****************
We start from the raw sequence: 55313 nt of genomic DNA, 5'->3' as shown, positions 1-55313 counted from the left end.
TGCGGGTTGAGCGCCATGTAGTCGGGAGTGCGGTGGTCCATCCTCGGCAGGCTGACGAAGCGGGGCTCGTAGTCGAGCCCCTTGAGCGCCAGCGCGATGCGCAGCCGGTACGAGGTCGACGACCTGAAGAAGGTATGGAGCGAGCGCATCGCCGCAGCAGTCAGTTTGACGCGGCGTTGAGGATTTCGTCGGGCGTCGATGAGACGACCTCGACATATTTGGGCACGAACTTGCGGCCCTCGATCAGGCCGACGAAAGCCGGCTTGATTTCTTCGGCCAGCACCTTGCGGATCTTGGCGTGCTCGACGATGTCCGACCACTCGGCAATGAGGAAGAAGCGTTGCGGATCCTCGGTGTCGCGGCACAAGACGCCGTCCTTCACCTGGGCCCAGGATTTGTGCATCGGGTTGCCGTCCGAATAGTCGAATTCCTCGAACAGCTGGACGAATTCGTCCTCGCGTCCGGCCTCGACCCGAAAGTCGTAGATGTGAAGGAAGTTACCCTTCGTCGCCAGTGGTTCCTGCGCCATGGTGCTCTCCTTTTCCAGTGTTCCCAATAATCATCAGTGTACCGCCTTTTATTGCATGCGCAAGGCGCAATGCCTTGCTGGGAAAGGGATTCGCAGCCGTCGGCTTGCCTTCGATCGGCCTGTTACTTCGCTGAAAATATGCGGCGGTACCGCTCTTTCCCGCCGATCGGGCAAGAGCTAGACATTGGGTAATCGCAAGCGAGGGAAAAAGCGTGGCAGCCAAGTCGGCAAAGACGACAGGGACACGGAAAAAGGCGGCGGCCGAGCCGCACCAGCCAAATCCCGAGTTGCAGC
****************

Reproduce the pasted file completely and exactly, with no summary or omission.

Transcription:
We start from the raw sequence: 55313 nt of genomic DNA, 5'->3' as shown, positions 1-55313 counted from the left end.
TGCGGGTTGAGCGCCATGTAGTCGGGAGTGCGGTGGTCCATCCTCGGCAGGCTGACGAAGCGGGGCTCGTAGTCGAGCCCCTTGAGCGCCAGCGCGATGCGCAGCCGGTACGAGGTCGACGACCTGAAGAAGGTATGGAGCGAGCGCATCGCCGCAGCAGTCAGTTTGACGCGGCGTTGAGGATTTCGTCGGGCGTCGATGAGACGACCTCGACATATTTGGGCACGAACTTGCGGCCCTCGATCAGGCCGACGAAAGCCGGCTTGATTTCTTCGGCCAGCACCTTGCGGATCTTGGCGTGCTCGACGATGTCCGACCACTCGGCAATGAGGAAGAAGCGTTGCGGATCCTCGGTGTCGCGGCACAAGACGCCGTCCTTCACCTGGGCCCAGGATTTGTGCATCGGGTTGCCGTCCGAATAGTCGAATTCCTCGAACAGCTGGACGAATTCGTCCTCGCGTCCGGCCTCGACCCGAAAGTCGTAGATGTGAAGGAAGTTACCCTTCGTCGCCAGTGGTTCCTGCGCCATGGTGCTCTCCTTTTCCAGTGTTCCCAATAATCATCAGTGTACCGCCTTTTATTGCATGCGCAAGGCGCAATGCCTTGCTGGGAAAGGGATTCGCAGCCGTCGGCTTGCCTTCGATCGGCCTGTTACTTCGCTGAAAATATGCGGCGGTACCGCTCTTTCCCGCCGATCGGGCAAGAGCTAGACATTGGGTAATCGCAAGCGAGGGAAAAAGCGTGGCAGCCAAGTCGGCAAAGACGACAGGGACACGGAAAAAGGCGGCGGCCGAGCCGCACCAGCCAAATCCCGAGTTGCAGC